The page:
The next major step in the story of leukaemia morphology occurred in 1869, when both blood and bone marrow were studied under the microscope. Studying bone fragments, Franz Ernst C. Neumann (1834–1918), a German pathologist born in Königsberg, pupil of Hermann Ludwig F. von Helmholtz (1821–1894) and Virchow, was the first to show that haematopoiesis takes place in the bone marrow. He hypothesised that blood originates from a common precursor, which he called a stem cell (Stammzelle in German) (Fig. 1).4,5 Neumann also suggested that, in addition to the lymphatic and splenic leukaemias proposed by Virchow, there was another type of leukaemia that originated in the bone marrow. He called this “myeloid leukaemia”, and his theory was later validated by Bizzozero.1,3

Figure 1.

First published sketch of the origin of leukaemic cells, by Ernst C. Neumann. Public domain image, taken from: Wikimedia Commons.


The last breakthrough in this brief history of the morphology of leukaemia was spearheaded by Paul Ehrlich (1854–1915). While still a medical student, Ehrlich developed the technique of cell staining, and observed for the first time the cytoplasmic components and different types of nuclei in blood cells, for which he coined the terms acidophils and basophils.6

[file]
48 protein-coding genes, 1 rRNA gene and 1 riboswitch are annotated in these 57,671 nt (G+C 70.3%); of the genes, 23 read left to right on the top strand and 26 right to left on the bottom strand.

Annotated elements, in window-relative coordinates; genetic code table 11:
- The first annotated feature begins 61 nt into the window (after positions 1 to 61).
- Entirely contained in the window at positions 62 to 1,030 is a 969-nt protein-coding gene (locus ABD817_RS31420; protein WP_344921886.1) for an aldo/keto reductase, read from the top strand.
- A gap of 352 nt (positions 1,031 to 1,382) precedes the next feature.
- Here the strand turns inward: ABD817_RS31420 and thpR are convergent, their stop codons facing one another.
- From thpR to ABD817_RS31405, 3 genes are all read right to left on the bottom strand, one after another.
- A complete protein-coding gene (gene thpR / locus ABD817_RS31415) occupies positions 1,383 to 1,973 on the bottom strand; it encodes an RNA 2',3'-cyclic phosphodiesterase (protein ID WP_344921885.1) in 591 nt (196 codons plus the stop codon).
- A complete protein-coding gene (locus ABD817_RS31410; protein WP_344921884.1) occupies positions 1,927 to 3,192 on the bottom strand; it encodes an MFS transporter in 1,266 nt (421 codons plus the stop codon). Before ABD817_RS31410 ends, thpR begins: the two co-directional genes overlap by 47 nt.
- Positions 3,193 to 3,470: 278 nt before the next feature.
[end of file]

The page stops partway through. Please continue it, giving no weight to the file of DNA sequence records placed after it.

Morphology of acute leukaemias

Acute leukaemias are characterised by the uncontrolled proliferation of myeloid or lymphoid progenitor cells.1 Their morphological classification is based on the identification of the leukaemia cell line and stage of cell differentiation.1,6

During the latter half of the 20th century, a number of leukaemia subgroups were defined, based on the correlation between their morphology and clinical characteristics, laboratory findings, and response to treatment. A number of classifications were proposed and later discarded as unsuitable for all types of patients. In some of these, the criteria were ambiguous; some used complicated and scarcely reproducible methods, while others used different terminology to describe the same type of leukaemia, thus creating an atmosphere of confusion. In 1976, this situation prompted 7 haematologists to come together to form an international cooperative group that gave rise to the French-American-British (FAB) classification system, which divided leukaemia in 2 types: myeloid and lymphoblastic.7 The classification system can only be used in previously untreated patients, as chemotherapy distorts both normal and malignant cells.8

The following is a summary, with photos, of the FAB acute leukaemia classification system.

FAB classification of acute lymphoblastic leukaemia